My wife, Margit, and I just returned from a poetry reading/concert by Patti Smith at the Miller Theater of Columbia University. I had failed to get tickets in time (the performance was sold out) but we got lucky at the last minute (thanks, Akeel!) and were able to go, and are very glad we did.
The performance was “inspiring” (Margit’s word) and wonderful. Patti started the evening in a very restrained tone, reading some of her early poetry as well as poems from her just-published book Auguries of Innocence, and ended by being the punk goddess she is, accompanied on acoustic guitar by her long-time collaborator, Lenny Kaye. The transformation was enchanting. What was particularly nice was that (unlike at a rock concert) she felt relaxed enough to chat with the audience and provide extensive introductions to, anecdotes about (featuring Bob Dylan, Alan Ginsberg, etc.), and commentary on each of the works before reciting/singing it. She was absolutely charming, and one couldn’t help but draw a comparison between her dignity and the puerile prancing onstage of aging rockers like Keith Richards and Mick Jagger. I am no music critic, but my untrained ear found endearing the (a)symmetry between her and Kaye which makes them such a great team: while she is an inimitably powerful and talented singer, and Kaye is a masterful guitarist, her own guitar playing seemed to me elementary, as did Kaye’s singing. Together, though, they were amazing!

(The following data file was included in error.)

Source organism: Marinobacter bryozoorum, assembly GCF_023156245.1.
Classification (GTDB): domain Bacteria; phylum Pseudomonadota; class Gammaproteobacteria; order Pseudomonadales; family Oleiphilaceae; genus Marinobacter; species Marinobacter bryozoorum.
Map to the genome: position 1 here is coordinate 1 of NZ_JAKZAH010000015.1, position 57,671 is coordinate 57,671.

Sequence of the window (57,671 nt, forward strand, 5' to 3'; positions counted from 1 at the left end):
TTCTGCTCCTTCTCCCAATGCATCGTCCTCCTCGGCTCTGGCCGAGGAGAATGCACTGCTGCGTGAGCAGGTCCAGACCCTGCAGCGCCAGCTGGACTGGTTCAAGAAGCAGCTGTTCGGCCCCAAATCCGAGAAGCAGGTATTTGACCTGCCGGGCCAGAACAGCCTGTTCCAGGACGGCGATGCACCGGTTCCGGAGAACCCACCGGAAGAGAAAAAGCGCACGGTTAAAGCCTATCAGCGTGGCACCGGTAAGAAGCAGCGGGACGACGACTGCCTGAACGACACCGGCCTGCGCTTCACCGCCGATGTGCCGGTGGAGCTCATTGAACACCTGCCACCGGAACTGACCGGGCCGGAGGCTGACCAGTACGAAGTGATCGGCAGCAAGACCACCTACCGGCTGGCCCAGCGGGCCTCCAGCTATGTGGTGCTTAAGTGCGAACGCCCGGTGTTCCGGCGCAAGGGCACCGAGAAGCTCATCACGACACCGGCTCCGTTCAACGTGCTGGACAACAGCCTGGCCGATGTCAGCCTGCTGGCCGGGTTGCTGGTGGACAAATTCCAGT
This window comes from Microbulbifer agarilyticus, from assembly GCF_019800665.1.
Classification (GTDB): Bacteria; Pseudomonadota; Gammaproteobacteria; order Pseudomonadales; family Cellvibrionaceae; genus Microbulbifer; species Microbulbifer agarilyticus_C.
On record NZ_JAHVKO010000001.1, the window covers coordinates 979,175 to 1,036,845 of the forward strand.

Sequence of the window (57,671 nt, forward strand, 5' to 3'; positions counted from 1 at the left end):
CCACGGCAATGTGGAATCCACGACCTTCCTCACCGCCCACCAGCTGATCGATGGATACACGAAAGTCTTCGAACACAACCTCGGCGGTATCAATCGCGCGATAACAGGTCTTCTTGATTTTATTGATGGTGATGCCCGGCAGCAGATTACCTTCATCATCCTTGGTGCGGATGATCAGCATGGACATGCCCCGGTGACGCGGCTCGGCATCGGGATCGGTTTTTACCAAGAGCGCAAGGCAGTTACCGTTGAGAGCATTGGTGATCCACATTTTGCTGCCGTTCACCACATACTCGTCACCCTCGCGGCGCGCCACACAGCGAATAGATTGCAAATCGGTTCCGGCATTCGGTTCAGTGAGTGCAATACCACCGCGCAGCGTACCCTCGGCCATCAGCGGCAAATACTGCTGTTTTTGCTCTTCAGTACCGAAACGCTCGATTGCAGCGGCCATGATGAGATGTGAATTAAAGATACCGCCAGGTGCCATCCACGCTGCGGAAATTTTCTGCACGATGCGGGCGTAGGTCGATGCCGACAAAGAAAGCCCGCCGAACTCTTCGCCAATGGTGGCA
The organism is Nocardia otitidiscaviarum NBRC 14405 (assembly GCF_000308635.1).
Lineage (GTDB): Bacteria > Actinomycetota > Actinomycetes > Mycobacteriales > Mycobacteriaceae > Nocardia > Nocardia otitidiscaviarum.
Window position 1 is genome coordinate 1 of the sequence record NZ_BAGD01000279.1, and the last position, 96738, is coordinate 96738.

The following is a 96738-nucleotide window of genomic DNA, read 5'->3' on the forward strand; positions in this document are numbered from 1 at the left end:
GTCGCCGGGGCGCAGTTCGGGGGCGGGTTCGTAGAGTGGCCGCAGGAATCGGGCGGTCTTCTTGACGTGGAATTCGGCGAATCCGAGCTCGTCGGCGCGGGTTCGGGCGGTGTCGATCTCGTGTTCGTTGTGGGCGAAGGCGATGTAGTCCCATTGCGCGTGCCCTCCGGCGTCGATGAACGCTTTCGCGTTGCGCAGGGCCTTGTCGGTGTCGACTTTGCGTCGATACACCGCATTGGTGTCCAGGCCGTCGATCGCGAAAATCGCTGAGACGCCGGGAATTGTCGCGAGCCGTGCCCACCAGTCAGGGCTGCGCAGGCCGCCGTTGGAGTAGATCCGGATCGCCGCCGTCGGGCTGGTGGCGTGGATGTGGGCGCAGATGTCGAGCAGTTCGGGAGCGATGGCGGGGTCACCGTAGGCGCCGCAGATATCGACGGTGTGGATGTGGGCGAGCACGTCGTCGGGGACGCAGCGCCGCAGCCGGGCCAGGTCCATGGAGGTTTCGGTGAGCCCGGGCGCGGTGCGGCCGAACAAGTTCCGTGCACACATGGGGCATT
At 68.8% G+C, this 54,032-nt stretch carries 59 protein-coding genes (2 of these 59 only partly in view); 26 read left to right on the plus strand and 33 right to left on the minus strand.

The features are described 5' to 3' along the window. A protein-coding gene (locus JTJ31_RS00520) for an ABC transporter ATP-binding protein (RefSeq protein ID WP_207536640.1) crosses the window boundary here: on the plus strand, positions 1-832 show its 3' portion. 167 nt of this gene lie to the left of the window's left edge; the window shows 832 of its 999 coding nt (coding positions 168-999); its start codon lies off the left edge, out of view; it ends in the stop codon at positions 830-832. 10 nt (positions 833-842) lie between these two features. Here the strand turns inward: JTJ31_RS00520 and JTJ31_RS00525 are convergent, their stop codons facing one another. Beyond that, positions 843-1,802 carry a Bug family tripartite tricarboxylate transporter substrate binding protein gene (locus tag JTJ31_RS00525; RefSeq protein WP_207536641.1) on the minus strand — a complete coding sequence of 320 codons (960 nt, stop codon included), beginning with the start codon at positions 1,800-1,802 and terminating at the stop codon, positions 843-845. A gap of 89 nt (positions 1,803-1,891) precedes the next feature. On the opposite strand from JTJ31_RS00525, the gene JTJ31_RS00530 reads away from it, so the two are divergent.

Here is a recent interview of Patti Smith by Rebecca Milzoff, in New York Magazine:
Do you remember your first night in New York?
The first couple of months, I didn’t have the money to go to a movie or a play—to go anywhere, except to just walk around. It was beautiful going to Washington Square or Tompkins Square Park and seeing people gathered to read poetry or sing or play chess. For me, New York meant freedom; I loved that people didn’t stop and question you because of the way you were dressed. I didn’t need any entertainment.
I know you had a job at the Strand Book Store.
Well, I worked at Scribner’s bookstore from 1967 to 1972. The Strand was just a short period after that, and I didn’t like it. I worked in the basement, and it wasn’t very friendly. Scribner’s, though, was beautiful. People there took being book clerks seriously—you had to read The New York Times Book Review. I read a lot of French poetry: Rimbaud, Baudelaire, Nerval. Paul Bowles. Biographies of Yeats or Diego Rivera. And I could look at all the art books I wanted during lunch. I saw Pollock as sort of the next stop after Picasso and William Blake—like looking at jazz, but also a link with Cubism. And Scribner’s was so close to MoMA.